Four days before their “Monday Night Football” matchup last season, New Orleans Saints defensive end Cam Jordan offered his assessment of the Ravens’ offense. It was Nov. 3, and wideout Rashod Bateman had just been lost to a season-ending foot injury. That changed Jordan’s thinking on quarterback Lamar Jackson’s receiving options only so much.

“They have Mark Andrews, which would be his wide receiver No. 1,” Jordan said, “especially now that I just learned that Bateman is out.”

Even now, seven months and one offseason overhaul later, the Ravens’ star tight end remains the closest thing the team has to a WR1. Andrews never functioned more like a wide receiver than he did last year, and until Jackson’s season-ending knee injury in December, he was, by one metric, never more productive as a receiver than he was last year.

At last week’s organized team activities, Andrews smiled after practice as if a burden had been lifted. After a 2022 season riddled with erratic quarterback play, bothersome double-teams and poor downfield spacing came sweet relief. Over the offseason, the Ravens had signed Jackson, with whom Andrews has developed a special connection, to a long-term extension; added wide receivers Zay Flowers and Odell Beckham Jr., who along with a healthy Bateman profile as potential difference makers; and replaced one tight end-friendly offensive coordinator, Greg Roman, with Todd Monken, who’d showcased them at Georgia.

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“I’ve really loved what Coach Monken has had to teach and the way he’s teaching and his energy that he brings — very enthusiastic,” Andrews said Thursday. “So I think the sky is the limit. I think, for us, it’s just about taking charge, taking control of this offense, making it ours and just keep on going, keep on working.”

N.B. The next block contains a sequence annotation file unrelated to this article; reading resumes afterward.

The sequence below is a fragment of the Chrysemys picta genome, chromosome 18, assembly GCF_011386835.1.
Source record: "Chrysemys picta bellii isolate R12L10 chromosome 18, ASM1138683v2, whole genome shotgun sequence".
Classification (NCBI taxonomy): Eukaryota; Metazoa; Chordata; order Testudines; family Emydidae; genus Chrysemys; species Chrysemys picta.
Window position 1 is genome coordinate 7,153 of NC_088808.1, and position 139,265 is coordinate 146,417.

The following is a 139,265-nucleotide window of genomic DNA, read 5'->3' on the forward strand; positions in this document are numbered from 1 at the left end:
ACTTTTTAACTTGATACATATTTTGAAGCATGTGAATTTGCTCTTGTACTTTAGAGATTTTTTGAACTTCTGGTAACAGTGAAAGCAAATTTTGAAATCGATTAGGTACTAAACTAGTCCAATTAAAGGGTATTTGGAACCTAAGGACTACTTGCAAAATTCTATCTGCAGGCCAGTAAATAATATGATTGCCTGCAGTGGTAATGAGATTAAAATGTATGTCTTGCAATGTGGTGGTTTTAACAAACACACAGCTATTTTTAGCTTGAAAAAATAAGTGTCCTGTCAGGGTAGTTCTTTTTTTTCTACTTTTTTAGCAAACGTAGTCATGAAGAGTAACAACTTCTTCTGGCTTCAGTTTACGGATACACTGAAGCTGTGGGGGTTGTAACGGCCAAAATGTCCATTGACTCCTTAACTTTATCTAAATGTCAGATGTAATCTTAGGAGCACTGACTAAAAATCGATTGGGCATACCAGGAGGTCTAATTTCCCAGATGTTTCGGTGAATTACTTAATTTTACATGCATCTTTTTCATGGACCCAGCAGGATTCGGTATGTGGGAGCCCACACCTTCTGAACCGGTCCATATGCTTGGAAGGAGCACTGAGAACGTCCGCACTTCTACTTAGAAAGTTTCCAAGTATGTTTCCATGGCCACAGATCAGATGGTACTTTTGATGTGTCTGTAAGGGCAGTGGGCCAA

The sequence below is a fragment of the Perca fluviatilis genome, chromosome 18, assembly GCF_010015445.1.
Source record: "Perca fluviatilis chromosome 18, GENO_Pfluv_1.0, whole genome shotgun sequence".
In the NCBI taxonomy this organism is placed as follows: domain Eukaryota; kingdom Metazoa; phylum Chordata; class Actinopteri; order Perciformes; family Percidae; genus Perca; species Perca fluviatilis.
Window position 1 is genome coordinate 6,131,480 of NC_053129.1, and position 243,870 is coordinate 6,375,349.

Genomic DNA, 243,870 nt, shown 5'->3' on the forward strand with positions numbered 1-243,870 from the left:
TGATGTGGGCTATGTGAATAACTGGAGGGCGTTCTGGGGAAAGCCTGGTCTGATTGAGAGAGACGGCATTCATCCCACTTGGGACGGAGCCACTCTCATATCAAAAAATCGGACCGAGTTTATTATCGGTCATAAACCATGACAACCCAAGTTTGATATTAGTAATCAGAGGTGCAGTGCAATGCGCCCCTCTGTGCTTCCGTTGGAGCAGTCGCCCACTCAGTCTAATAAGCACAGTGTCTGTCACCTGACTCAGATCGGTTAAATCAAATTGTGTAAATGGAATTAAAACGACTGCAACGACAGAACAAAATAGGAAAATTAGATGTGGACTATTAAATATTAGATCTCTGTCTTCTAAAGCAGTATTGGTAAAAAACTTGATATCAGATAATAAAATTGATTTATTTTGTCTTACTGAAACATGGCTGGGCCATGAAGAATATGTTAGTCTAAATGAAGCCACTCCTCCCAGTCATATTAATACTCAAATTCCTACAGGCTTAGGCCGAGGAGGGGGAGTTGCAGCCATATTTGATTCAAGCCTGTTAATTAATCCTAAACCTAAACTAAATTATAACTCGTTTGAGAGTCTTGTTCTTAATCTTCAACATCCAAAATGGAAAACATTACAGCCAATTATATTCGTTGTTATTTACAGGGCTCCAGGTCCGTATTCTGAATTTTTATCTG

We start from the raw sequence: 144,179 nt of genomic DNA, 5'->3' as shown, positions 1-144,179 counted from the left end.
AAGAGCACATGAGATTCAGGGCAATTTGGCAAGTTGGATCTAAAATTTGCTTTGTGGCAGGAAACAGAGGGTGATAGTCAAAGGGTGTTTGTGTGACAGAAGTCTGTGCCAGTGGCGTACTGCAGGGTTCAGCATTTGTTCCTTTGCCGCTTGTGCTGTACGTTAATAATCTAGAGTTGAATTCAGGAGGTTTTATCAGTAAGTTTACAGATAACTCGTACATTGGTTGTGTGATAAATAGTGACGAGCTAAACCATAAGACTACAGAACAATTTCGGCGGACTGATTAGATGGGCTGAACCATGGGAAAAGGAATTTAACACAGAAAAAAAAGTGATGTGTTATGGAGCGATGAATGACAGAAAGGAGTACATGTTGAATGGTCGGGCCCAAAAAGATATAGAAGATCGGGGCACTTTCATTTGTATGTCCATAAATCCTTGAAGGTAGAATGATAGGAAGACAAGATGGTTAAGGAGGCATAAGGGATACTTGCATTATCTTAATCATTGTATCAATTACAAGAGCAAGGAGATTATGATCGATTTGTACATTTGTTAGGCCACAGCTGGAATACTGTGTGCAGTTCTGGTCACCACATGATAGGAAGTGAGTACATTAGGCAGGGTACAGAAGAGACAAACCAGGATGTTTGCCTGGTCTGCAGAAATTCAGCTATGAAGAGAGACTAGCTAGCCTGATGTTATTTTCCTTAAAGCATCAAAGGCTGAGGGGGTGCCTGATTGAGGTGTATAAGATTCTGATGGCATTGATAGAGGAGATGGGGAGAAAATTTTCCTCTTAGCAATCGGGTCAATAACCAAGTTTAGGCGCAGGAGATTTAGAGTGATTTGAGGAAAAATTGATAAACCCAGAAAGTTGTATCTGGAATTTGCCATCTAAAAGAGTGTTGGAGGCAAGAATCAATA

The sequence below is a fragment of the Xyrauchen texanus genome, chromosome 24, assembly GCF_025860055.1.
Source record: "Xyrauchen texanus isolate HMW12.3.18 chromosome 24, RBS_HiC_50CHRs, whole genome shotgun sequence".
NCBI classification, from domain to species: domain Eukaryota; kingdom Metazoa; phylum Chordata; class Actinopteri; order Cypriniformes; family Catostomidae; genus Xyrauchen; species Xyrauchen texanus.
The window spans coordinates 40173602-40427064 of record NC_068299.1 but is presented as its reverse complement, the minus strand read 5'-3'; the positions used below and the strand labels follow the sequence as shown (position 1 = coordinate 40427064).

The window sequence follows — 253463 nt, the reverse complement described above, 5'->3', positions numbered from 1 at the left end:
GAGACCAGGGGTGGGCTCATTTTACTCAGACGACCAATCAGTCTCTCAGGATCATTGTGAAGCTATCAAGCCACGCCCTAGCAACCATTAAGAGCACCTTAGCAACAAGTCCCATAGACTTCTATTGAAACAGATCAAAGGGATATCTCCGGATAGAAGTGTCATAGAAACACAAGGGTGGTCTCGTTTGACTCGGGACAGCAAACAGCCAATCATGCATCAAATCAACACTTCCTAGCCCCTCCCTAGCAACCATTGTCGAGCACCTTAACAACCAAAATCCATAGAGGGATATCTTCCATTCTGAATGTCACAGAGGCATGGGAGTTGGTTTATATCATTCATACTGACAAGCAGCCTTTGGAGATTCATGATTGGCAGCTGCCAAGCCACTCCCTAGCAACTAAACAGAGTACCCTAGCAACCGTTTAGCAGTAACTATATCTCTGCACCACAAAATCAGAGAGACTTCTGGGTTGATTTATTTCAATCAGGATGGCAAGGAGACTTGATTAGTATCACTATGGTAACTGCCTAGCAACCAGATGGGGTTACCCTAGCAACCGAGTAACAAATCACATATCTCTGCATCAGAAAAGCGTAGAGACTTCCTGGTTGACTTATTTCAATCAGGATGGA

Andrews’ offseason preparation is never a concern for Ravens officials; coach John Harbaugh last month all but gave him a free pass for missing the team’s voluntary football school workouts and the first week of OTAs. The 6-foot-5 Andrews took the field Thursday with a lean upper body and said afterward he’s in “one of the best shapes of my life.”

He looked like he could line up over a 270-pound defensive end. He looked like he could run with a 190-pound cornerback. Such is his versatility.

Depending on the Ravens’ needs last season, Andrews could do his best Josh Oliver impression or his best Anquan Boldin impression. According to Pro Football Focus, he graded out as the NFL’s sixth-best run-blocking tight end among players with at least 200 offensive snaps. He also led the Ravens in receiving yards when lined up as an isolated receiver for the second straight year, according to Sports Info Solutions.

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In a passing offense maligned for its lack of creativity, Andrews was one of the few Ravens receivers who could show the breadth of his talents. He was the team’s runaway leader in catches (73), yards (847) and receiving touchdowns (five) despite minor knee and shoulder injuries, and he led the receiving corps in catches in a range of route types, from outs to digs to deep crosses to broken plays.

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“You look at him on film and you don’t think he’s that fast,” inside linebacker Patrick Queen said. “But when you get into him in person, Mark can roll. His routes — best routes out of the tight end group. He’s everything that you want in a tight end. He’s reliable, great hands, can run routes, big guy. He can go up and get the ball. He does it all. When you have a guy like that, that’s why he got paid what he got.”